This is a unique book, in which a great artist offers his personal thoughts, both on jazz and on how to live a better, more original, productive, and meaningful life. To a Young Jazz Musician is sure to be treasured by readers young and old, musicians, lovers of music, and anyone interested in being mentored by one of America's most influential, generous, and talented artists.
"From the Hardcover edition.
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Top Customer Reviews
Musicians, philosophers, and social thinkers alike would appreciate Marsalis’ remarkable depth of insight into the humanity of music-making, as well as his commentary on social and political issues—including on the African-American experience, which may be eye-opening for some. The book more than meets its intent to present meaningful reflections on the life of music-making (jazz in particular) and how these reflections have everything to do with how one lives. For example, around the larger notion of integrity and “selling out” Marsalis gives all of us something to consider as he contrasts the thinking of older generations of musicians (“we want to play some music so powerful that it’ll actually change the world for the better”)—noting that kind of impulse and goal—versus what he laments in some of the thinking of today (“I want to make sure I can get me an SUV”) (81). He also comments about having an objective when playing, and later refers to activities of life in general needing to have “objectives of the soul” because that’s what “can heal our whole nation” (97).
As a musician, and for other musician readers, this book provides helpful stimulus on the pathway toward breaking free of mechanistic, competitive thinking about one’s own performance, creativity, and how one stacks up against others. Marsalis’ depth of illumination inspires one to consider larger questions such as the degree to which one is committed to the art as a form of beauty and expression, the humility or arrogance we bring into ensemble playing, and, ultimately, who we are in the world.
The format of letter-writing, in its casual writing style, effectively supports an intimate feeling of wisdom being passed to the young. It also provides a natural, integrated flow and important weight to what might otherwise come across as mere side-comments about society in general and America in particular.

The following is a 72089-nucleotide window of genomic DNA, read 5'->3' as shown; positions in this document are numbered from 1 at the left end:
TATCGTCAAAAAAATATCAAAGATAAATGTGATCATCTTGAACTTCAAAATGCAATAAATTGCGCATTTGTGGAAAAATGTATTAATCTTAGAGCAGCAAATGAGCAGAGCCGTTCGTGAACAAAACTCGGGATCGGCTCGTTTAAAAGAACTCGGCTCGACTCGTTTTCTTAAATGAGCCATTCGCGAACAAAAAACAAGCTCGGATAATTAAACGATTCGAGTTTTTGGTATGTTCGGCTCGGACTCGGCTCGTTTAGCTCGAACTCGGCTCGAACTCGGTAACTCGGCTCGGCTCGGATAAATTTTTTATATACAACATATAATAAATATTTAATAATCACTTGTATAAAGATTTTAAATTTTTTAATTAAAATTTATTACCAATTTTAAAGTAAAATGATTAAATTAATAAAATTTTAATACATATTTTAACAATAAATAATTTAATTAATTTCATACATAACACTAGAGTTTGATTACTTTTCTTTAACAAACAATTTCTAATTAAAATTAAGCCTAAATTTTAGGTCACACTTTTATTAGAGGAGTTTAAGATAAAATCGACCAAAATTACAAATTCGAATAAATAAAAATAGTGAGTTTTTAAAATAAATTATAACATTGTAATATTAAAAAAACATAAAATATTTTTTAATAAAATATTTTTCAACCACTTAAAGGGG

There’s a great deal of depth to consider in this small book, which packs a big punch. In this way one could be drawn to reading it again and again, letting the messages wash over you like a sweet jazz melody.
Having said that, you see why I might not fully understand (or, to put it better, "feel") everything that Mr. Marsalis writes in his book about the American society, the situation of the black americans, the segregation etch, but I understood well that he is a man of great dignity and taste and I deeply respect that.
He has a deep knowledge of Jazz and through the pages of his book the reader can sympathize with the writer, with the difficulties and the anxieties that are involved in studying and playing music but also feel the great joy of it.
The book was very interesting, fun to read (I read it in 2 days time) and it spoke deeply in my heart and soul.
The last 10 years I've been thinking that when I'll reach 50 (in about 20 years), I would like to write a book according all the difficulties and joys, the pressure and joys, the frustration and joys of studying Jazz (if you know what I mean)... ;)
But Mr. Marsalis has already done it. And he has done an excellent job!
Oh well... perhaps I'll think of something else! Mean wile BUY THE DAMN BOOK! IT"S GREAT!